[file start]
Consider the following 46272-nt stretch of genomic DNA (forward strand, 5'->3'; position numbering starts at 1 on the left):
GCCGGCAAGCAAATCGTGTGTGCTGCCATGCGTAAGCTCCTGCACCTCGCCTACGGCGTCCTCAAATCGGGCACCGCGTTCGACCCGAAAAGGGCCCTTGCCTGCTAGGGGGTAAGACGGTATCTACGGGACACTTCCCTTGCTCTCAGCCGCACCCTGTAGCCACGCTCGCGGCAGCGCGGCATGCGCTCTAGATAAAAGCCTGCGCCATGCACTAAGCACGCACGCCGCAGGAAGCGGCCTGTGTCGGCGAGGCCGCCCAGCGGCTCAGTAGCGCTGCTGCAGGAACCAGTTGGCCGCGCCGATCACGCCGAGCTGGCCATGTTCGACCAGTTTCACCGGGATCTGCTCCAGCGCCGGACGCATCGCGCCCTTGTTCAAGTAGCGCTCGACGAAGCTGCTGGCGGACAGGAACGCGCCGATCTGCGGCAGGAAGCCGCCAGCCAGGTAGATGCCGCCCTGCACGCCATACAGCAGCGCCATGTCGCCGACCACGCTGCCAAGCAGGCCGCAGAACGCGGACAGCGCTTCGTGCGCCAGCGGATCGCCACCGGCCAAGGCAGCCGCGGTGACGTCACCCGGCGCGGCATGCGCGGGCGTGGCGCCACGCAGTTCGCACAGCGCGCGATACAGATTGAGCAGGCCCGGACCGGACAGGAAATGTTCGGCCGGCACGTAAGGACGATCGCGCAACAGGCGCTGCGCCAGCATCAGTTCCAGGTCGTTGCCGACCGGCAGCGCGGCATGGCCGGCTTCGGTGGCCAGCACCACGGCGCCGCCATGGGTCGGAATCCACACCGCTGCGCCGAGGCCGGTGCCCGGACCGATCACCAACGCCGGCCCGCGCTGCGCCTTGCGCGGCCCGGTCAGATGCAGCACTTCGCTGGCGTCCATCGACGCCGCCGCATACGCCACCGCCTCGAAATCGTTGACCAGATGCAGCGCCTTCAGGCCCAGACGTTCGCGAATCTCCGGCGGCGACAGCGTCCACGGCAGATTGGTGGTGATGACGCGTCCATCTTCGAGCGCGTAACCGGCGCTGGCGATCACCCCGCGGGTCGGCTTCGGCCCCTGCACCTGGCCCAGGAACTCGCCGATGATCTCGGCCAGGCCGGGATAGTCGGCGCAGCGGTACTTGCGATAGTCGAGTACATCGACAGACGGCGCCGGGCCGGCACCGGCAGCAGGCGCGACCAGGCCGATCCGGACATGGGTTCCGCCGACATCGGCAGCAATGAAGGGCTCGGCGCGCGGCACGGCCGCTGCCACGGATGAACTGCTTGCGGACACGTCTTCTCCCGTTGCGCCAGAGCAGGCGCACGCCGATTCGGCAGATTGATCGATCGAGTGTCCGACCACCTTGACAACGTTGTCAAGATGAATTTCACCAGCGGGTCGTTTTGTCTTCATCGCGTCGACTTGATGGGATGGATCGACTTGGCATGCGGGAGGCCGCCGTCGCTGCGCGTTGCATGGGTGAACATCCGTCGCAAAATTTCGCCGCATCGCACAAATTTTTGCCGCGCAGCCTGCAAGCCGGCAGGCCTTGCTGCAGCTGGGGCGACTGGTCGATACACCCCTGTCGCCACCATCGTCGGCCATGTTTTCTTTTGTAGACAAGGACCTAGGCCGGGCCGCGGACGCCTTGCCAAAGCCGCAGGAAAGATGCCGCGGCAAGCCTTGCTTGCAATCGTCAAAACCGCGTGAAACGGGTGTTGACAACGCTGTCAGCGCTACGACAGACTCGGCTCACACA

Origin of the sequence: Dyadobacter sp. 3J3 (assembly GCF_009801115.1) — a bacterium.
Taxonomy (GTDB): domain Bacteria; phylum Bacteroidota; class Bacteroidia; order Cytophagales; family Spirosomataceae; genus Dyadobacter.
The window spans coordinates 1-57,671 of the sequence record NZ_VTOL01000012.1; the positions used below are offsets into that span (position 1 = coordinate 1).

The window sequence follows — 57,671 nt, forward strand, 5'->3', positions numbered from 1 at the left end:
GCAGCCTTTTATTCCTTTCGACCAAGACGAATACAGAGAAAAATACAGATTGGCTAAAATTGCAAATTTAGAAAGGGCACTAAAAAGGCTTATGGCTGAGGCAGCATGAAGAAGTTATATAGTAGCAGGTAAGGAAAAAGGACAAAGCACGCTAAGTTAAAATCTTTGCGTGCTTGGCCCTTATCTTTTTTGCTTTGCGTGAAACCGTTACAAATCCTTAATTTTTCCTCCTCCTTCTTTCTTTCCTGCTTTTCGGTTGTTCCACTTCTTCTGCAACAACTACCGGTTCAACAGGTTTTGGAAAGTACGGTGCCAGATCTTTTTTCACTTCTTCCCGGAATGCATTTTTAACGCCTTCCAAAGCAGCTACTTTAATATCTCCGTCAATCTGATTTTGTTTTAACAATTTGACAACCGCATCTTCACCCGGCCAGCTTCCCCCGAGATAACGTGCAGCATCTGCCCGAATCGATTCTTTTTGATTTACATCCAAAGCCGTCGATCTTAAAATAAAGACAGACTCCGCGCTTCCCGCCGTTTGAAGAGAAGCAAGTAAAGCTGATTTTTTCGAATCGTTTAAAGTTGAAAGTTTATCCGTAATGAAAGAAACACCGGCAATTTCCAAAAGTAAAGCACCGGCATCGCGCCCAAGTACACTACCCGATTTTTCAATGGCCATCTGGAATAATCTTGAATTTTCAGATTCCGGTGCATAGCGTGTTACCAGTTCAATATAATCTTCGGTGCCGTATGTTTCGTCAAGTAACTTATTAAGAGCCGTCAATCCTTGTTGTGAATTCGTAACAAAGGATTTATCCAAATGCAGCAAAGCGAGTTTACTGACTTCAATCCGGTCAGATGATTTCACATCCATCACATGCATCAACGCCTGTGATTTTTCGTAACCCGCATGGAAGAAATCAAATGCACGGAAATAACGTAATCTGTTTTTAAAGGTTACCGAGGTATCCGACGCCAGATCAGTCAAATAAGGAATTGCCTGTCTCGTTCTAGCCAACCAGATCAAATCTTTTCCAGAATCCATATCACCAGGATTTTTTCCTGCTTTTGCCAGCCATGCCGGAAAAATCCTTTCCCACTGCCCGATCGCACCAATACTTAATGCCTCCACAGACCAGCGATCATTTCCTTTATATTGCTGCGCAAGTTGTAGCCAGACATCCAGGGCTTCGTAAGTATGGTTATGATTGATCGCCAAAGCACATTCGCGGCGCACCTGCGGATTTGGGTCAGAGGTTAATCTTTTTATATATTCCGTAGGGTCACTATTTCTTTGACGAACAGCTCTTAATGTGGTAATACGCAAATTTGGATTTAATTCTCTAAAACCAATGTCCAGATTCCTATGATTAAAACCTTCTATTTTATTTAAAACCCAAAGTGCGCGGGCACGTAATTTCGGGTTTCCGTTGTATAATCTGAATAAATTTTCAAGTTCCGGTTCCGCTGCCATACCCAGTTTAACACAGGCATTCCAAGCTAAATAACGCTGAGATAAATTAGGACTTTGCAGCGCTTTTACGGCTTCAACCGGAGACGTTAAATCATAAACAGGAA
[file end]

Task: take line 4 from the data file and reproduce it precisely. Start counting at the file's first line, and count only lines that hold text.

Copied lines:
Taxonomy (GTDB): domain Bacteria; phylum Bacteroidota; class Bacteroidia; order Cytophagales; family Spirosomataceae; genus Dyadobacter.